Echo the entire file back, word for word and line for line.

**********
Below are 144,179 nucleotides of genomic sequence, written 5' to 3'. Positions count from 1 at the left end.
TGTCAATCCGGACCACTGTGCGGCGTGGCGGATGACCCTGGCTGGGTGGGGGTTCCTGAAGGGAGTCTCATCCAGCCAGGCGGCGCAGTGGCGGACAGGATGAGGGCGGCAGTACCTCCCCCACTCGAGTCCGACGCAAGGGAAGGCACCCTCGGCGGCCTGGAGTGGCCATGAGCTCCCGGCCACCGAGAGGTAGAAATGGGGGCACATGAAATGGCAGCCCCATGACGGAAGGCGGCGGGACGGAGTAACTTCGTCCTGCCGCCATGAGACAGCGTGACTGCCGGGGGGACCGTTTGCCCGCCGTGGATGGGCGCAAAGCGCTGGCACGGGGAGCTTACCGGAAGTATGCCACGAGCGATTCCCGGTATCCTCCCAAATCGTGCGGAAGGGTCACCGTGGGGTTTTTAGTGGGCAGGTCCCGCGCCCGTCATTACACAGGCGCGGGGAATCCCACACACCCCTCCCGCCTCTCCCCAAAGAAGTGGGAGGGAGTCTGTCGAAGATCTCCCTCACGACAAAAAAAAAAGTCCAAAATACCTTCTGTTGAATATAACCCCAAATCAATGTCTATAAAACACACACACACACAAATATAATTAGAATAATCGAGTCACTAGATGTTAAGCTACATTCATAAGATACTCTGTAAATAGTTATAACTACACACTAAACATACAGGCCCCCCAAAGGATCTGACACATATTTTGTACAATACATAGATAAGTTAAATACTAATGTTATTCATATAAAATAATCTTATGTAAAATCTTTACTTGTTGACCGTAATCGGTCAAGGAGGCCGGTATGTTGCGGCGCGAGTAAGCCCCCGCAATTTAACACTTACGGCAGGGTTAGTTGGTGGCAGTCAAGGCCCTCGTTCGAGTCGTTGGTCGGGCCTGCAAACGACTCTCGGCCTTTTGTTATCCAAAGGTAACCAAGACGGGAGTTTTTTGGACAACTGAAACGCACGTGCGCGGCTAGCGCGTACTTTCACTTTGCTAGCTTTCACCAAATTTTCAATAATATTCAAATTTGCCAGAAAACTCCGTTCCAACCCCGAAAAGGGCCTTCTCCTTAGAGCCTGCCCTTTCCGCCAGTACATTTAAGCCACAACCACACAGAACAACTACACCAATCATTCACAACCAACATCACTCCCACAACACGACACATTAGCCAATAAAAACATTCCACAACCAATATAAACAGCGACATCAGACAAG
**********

Below are 144,179 nucleotides of genomic sequence, written 5' to 3'. Positions count from 1 at the left end.
TGTCAATCCGGACCACTGTGCGGCGTGGCGGATGACCCTGGCTGGGTGGGGGTTCCTGAAGGGAGTCTCATCCAGCCAGGCGGCGCAGTGGCGGACAGGATGAGGGCGGCAGTACCTCCCCCACTCGAGTCCGACGCAAGGGAAGGCACCCTCGGCGGCCTGGAGTGGCCATGAGCTCCCGGCCACCGAGAGGTAGAAATGGGGGCACATGAAATGGCAGCCCCATGACGGAAGGCGGCGGGACGGAGTAACTTCGTCCTGCCGCCATGAGACAGCGTGACTGCCGGGGGGACCGTTTGCCCGCCGTGGATGGGCGCAAAGCGCTGGCACGGGGAGCTTACCGGAAGTATGCCACGAGCGATTCCCGGTATCCTCCCAAATCGTGCGGAAGGGTCACCGTGGGGTTTTTAGTGGGCAGGTCCCGCGCCCGTCATTACACAGGCGCGGGGAATCCCACACACCCCTCCCGCCTCTCCCCAAAGAAGTGGGAGGGAGTCTGTCGAAGATCTCCCTCACGACAAAAAAAAAAGTCCAAAATACCTTCTGTTGAATATAACCCCAAATCAATGTCTATAAAACACACACACACACAAATATAATTAGAATAATCGAGTCACTAGATGTTAAGCTACATTCATAAGATACTCTGTAAATAGTTATAACTACACACTAAACATACAGGCCCCCCAAAGGATCTGACACATATTTTGTACAATACATAGATAAGTTAAATACTAATGTTATTCATATAAAATAATCTTATGTAAAATCTTTACTTGTTGACCGTAATCGGTCAAGGAGGCCGGTATGTTGCGGCGCGAGTAAGCCCCCGCAATTTAACACTTACGGCAGGGTTAGTTGGTGGCAGTCAAGGCCCTCGTTCGAGTCGTTGGTCGGGCCTGCAAACGACTCTCGGCCTTTTGTTATCCAAAGGTAACCAAGACGGGAGTTTTTTGGACAACTGAAACGCACGTGCGCGGCTAGCGCGTACTTTCACTTTGCTAGCTTTCACCAAATTTTCAATAATATTCAAATTTGCCAGAAAACTCCGTTCCAACCCCGAAAAGGGCCTTCTCCTTAGAGCCTGCCCTTTCCGCCAGTACATTTAAGCCACAACCACACAGAACAACTACACCAATCATTCACAACCAACATCACTCCCACAACACGACACATTAGCCAATAAAAACATTCCACAACCAATATAAACAGCGACATCAGACAAG